expression of prokaryotic recombinant proteins
Introduction to the expression system of prokaryotic recombinant proteins with different hosts
There are different hosts in the expression system for prokaryotic recombinant proteins, including :
E. coli is one of the first and most widely used hosts for the production of recombinant proteins. This system is excellent for expressing the function of non-glycosylated proteins. Other useful prokaryotic systems for the production of recombinant protein have been mentioned above in which E.coli accounts for the most prominent bacterium.
The benefits of this system include rapid growth, high density in simple and cost-effective cell culture media, well-known genetic information, the availability of a large number of cloning carriers and host mutated strains, simple transfection, easy control of its promoter, and mass production of the recombinant proteins.
However, the prokaryotic system has some drawbacks. One of them is high cell density due to acetate formation, leading to toxicity. Also, proteins produced in inclusion bodies are often insoluble and need to be refolded. This system is unable to produce proteins possessing high disulfide bridges. Other limitations of prokaryotic expression systems include the lack of post-translational modifications, such as protein glycation, changes or replacement of amino acids due to codon preference, endotoxin contamination, destruction of external protein inserted into the host, incorrect processing due to lack of chaperones, production of inactive proteins, instability of plasmids, production of small amounts of functional proteins, accumulation of recombinant products as inclusion bodies, and difficulty in protein purification.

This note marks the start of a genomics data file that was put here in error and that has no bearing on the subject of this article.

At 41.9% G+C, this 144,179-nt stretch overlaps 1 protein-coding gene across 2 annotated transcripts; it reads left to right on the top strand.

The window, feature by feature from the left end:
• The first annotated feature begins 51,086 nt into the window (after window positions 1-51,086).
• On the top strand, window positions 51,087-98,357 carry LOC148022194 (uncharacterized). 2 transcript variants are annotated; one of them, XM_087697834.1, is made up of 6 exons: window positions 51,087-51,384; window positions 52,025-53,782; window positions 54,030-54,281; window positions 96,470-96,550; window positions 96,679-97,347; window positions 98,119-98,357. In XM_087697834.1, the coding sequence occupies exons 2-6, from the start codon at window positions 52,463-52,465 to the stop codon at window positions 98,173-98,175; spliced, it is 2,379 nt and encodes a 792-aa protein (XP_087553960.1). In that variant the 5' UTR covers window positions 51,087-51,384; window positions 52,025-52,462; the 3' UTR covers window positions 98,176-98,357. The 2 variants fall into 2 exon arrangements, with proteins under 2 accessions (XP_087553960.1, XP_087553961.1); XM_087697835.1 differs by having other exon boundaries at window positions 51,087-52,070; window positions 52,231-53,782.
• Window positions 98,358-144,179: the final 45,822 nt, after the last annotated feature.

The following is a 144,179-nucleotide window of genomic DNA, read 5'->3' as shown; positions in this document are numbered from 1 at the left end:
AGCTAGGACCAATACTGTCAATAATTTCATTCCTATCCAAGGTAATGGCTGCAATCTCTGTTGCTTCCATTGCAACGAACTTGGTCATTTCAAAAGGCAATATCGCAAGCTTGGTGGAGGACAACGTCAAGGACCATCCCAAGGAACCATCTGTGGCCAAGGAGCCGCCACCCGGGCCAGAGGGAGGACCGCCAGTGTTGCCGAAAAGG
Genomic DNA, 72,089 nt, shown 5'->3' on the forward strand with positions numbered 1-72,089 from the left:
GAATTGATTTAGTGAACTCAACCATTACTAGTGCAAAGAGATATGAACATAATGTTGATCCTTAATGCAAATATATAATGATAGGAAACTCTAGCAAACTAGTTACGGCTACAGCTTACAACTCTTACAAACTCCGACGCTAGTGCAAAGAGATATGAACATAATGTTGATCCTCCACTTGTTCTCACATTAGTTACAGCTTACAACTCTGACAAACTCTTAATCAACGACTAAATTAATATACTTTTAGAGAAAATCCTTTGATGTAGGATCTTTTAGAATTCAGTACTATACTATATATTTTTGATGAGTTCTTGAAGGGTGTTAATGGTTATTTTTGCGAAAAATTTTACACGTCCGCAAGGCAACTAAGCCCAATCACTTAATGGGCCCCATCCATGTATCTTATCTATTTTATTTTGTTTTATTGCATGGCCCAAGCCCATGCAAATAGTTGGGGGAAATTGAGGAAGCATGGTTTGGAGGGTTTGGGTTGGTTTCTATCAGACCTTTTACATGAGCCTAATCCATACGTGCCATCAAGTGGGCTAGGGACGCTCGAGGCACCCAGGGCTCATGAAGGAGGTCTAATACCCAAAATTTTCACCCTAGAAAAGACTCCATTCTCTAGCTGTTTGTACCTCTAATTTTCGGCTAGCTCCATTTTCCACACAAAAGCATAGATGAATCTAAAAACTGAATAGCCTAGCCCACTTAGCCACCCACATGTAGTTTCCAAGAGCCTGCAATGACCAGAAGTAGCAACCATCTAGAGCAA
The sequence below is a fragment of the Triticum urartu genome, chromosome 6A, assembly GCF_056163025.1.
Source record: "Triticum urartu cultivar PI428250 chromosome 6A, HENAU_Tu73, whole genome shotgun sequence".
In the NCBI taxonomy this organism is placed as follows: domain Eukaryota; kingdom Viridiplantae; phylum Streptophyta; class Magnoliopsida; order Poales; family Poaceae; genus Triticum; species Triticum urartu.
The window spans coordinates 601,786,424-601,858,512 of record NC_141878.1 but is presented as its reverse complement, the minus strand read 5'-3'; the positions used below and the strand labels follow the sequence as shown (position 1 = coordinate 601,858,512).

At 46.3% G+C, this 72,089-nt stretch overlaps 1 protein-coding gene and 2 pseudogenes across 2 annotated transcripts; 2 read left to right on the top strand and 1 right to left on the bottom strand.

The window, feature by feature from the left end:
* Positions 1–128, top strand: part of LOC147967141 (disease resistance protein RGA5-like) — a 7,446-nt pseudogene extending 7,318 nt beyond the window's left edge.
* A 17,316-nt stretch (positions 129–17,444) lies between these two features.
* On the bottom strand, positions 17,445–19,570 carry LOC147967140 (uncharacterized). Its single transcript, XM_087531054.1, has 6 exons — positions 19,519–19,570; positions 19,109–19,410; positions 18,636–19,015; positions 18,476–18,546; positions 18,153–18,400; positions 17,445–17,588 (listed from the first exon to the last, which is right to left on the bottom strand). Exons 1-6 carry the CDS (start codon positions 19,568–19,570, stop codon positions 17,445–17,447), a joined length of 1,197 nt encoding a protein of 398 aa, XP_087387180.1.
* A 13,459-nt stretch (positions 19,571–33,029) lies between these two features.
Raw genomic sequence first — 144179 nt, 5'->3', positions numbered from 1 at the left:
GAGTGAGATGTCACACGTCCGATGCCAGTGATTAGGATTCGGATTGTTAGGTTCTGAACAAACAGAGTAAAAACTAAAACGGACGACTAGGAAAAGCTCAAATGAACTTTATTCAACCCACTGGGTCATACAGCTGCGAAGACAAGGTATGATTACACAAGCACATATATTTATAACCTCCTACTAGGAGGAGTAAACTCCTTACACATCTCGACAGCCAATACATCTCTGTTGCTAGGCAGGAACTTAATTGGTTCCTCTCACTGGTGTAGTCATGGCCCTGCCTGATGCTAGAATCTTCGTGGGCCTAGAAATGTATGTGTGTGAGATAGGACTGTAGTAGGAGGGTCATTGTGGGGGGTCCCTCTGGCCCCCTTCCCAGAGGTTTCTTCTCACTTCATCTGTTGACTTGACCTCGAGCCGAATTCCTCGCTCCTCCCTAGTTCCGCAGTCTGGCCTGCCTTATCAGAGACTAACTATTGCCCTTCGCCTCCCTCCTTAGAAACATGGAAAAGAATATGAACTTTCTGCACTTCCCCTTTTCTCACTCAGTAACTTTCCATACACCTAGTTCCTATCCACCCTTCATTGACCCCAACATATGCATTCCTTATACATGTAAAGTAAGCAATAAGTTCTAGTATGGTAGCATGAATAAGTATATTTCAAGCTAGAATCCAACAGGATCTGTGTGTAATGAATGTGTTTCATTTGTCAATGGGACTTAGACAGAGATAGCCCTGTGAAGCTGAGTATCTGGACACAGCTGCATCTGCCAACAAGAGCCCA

Among various systems that produce recombinant proteins, the eukaryotic system is more preferable compared with the prokaryotic system due to the production of abundant proteins, in particular proteins rich in di-sulfide bands, as well as post-translational modifications that occur in this system. However, prokaryotic systems are more effective in synthesizing small proteins.